Effect of nerve pills and relationship to Shingles

Do nerve pills actually suppress the nervous system and how would that effect the Shingles virus which is known to activate under large amounts of stress?

I gather you are talking about anti-axiety drugs (anxiolytics). Benzodiazepines is one of the major groups of anxiolytics, and includes Xanax. Benzodiazepines are central nervous depressants, meaning that they reduce the activity of neurotransmitters in the brain. They do this by binding to the GABA-A receptor and enhancing the effect of the inhibitory neurotransmitter GABA when it binds to the same receptor. The binding of GABA to a GABA receptor on a neuron causes hyperpolarization of the neuron by ion flow through the cellular membrane and decreases the chance of an action potential. So yes, nerve pills act by supressing the nervous system.

As for your question about interaction with Shingles, I think that's considered off-topic under the personal medical questions policy.

Antiviral Drugs May Help Relieve Nerve Pain Related To Shingles

A small trial suggests that treatment with intravenous and oral antiviral medications may reduce the nerve pain that occurs following shingles, according to a study posted online today that will appear in the July 2006 print issue of Archives of Neurology, one of the JAMA/Archives journals.

Shingles (herpes zoster) is caused by the varicella-zoster virus, the same virus that causes chickenpox, according to background information in the article. The virus lays dormant in the nervous system for decades after infection with chickenpox. When it becomes reactivated, the virus causes a rash and nerve pain (postherpetic neuralgia). Postherpetic neuralgia can that lasts for months or years and affects as many as one million people in the United States.

Dianna Quan, M.D., and colleagues at the University of Colorado and Health Sciences Center, Denver, administered antiviral therapy to 15 patients (12 men and three women) with moderate to severe nerve pain following shingles. Participants received 10 milligrams of the medication acyclovir intravenously every eight hours for 14 days and then took three 1,000-milligram pills of the medication valacyclovir per day for one month. The patients were asked to rate their pain on a scale of zero to 10 at the beginning of the study, then again after finishing each therapy and one month after finishing valacyclovir.

One month after therapy, eight (53 percent) patients reported that their pain had reduced significantly (by two or more points). This was similar to the percentage of patients who reported such an improvement after day 15 (seven) and after day 45 (eight). Most patients tolerated the treatment well, although five dropped out of the study early, three of them because of complications related to the therapy.

"Although our study was small and without placebo control, the findings suggests a promising effect of antiviral treatment on postherpetic neuralgia," the authors conclude. "Treatment of postherpetic neuralgia with IV acyclovir will be expensive. However, elimination or reduction of pain coupled with reduced burden of disease and use of health care resources would offset treatment costs."

(Arch Neurol. 2006 63: (doi: 10.1001/archneur.63.7.noc60049). Available pre-embargo to the media at

Editor's Note: This study was supported in part by grants from the National Institutes of Health and a grant from the Avenir Foundation.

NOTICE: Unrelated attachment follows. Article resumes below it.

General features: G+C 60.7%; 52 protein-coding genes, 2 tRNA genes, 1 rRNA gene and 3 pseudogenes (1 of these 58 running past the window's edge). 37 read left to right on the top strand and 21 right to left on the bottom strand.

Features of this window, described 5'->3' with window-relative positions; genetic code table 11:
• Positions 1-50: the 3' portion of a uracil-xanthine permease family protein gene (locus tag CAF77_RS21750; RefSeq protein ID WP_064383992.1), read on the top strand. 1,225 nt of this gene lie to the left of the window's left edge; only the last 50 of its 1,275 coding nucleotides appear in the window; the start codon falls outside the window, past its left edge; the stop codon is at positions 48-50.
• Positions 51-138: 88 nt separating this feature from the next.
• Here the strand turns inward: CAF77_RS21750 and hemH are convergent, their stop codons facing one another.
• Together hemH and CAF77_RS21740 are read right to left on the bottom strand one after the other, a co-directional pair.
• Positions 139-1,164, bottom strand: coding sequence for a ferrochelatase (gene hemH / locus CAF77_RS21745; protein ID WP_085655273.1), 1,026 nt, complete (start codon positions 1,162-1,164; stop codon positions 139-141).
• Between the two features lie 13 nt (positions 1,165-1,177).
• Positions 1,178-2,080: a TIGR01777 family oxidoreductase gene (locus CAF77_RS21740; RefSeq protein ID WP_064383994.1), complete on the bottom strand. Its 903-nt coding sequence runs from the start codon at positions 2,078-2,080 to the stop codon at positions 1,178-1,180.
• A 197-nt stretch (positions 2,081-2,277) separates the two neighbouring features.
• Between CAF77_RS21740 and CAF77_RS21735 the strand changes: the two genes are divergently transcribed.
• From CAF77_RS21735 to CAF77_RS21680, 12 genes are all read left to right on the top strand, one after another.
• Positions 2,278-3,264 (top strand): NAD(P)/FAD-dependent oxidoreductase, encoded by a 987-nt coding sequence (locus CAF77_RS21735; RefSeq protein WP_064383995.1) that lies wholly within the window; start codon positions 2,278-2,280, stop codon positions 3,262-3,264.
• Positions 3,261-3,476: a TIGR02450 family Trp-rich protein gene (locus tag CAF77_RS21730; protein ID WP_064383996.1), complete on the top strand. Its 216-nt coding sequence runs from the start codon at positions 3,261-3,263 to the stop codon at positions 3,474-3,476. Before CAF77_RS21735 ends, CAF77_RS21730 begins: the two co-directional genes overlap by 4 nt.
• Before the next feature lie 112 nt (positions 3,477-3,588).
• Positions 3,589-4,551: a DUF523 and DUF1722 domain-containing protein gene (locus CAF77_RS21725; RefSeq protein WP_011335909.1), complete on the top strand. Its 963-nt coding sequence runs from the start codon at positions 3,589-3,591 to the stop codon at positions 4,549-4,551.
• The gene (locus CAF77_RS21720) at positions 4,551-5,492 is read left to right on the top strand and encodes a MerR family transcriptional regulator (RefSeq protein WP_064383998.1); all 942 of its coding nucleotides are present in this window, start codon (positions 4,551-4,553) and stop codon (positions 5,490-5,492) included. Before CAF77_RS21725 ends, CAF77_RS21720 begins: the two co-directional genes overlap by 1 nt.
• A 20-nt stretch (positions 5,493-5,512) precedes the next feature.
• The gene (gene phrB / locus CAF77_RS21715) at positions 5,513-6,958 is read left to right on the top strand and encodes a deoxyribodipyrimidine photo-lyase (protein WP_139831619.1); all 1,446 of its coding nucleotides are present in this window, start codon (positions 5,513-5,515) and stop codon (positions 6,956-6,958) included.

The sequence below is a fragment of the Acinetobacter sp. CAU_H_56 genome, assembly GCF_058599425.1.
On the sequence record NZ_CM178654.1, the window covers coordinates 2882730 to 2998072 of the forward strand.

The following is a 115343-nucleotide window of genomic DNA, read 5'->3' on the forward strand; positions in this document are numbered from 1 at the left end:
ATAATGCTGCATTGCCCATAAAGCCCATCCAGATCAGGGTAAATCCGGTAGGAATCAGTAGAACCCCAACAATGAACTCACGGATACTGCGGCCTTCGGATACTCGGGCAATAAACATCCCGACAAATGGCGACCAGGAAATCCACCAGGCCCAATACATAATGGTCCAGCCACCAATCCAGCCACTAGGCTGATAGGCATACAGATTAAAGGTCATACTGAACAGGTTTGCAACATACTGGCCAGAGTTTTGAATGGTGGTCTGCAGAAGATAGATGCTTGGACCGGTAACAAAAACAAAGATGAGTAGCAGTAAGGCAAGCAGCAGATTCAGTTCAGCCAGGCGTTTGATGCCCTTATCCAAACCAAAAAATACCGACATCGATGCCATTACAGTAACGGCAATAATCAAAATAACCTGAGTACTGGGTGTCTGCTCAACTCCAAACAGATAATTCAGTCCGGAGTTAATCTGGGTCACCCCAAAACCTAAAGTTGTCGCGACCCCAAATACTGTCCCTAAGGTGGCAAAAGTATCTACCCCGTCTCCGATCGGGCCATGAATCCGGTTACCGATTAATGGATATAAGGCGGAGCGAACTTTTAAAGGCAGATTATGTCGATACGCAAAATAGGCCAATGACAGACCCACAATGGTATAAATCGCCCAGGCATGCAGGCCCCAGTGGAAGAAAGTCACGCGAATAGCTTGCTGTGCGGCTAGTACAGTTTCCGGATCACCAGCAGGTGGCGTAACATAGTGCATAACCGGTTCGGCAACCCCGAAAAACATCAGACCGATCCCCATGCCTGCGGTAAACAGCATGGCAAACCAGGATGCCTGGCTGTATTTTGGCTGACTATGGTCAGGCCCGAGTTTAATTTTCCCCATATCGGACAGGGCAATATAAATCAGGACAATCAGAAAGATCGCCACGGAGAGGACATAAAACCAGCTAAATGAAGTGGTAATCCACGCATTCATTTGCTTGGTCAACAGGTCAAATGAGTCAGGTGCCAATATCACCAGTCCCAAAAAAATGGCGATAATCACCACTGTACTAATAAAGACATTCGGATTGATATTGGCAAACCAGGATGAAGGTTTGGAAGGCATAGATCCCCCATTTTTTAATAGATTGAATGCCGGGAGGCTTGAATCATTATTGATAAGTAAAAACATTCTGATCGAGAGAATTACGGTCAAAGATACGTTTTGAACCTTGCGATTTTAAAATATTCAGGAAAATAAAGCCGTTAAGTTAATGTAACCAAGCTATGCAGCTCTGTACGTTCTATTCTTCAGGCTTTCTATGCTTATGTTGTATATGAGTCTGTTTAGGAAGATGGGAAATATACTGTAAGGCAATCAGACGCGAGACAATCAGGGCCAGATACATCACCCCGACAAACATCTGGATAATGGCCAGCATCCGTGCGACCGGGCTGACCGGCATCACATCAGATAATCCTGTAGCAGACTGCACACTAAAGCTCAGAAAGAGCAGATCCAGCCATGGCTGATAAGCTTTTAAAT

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Materials provided by JAMA and Archives Journals. Note: Content may be edited for style and length.

How to Treat Nerve Pain Caused by Shingles

This article was medically reviewed by Luba Lee, FNP-BC, MS. Luba Lee, FNP-BC is a board certified Family Nurse Practitioner (FNP) and educator in Tennessee with over a decade of clinical experience. Luba has certifications in Pediatric Advanced Life Support (PALS), Emergency Medicine, Advanced Cardiac Life Support (ACLS), Team Building, and Critical Care Nursing. She received her Master of Science in Nursing (MSN) from the University of Tennessee in 2006.

There are 19 references cited in this article, which can be found at the bottom of the page.

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Research shows that post-herpetic neuralgia (PHN) is an extremely painful condition that sometimes occurs following the herpes zoster (shingles) virus. [1] X Trustworthy Source Mayo Clinic Educational website from one of the world's leading hospitals Go to source This PHN pain occurs in the areas on the body where the shingles rash was present. Generally, this pain follows a nerve’s path on one side of the body. While a painful, itchy blistering rash is the main characteristic of shingles, this nerve pain may precede its appearance. Quite frequently, the earliest symptom of shingles is a burning or tingling sensation on the skin. Experts note that the best way to treat this nerve pain is to heal your shingles, control your pain, and decrease your risk of complications. [2] X Trustworthy Source Mayo Clinic Educational website from one of the world's leading hospitals Go to source

Burning, Lingering Pain After Shingles? 5 Options May Help You

Dealing with a case of shingles is painful enough. But once the skin rash resolves, a chronic pain syndrome called postherpetic neuralgia (PHN) can sometimes develop.

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Studies suggest that roughly 30% to 60% of people over age 60 who get shingles — caused by the chickenpox virus, herpes zoster — go on to develop PHN.

A mysterious condition

Many things remain a mystery about this chronic condition, in which the herpes zoster virus affects the nerves and causes pain, usually involving the chest wall. It causes a burning or stabbing sensation in the area where the shingles outbreak first occurred.

“We don’t know why some people get post-herpetic neuralgia and some don’t,” says pain management specialist Ellen Rosenquist, MD. “There’s plenty of speculation. The nerves may become more sensitive, or the virus may be reaching and damaging the central nervous system.”

Help is available for PHN

Fortunately, early treatment for shingles can lower your chances of getting PHN.

“For some people, the pain becomes refractory, or resistant to treatment,” explains Dr. Rosenquist. “So we want to treat shingles as fast as we can — ideally as soon as somebody feels a tingling or burning sensation, even before a rash develops.”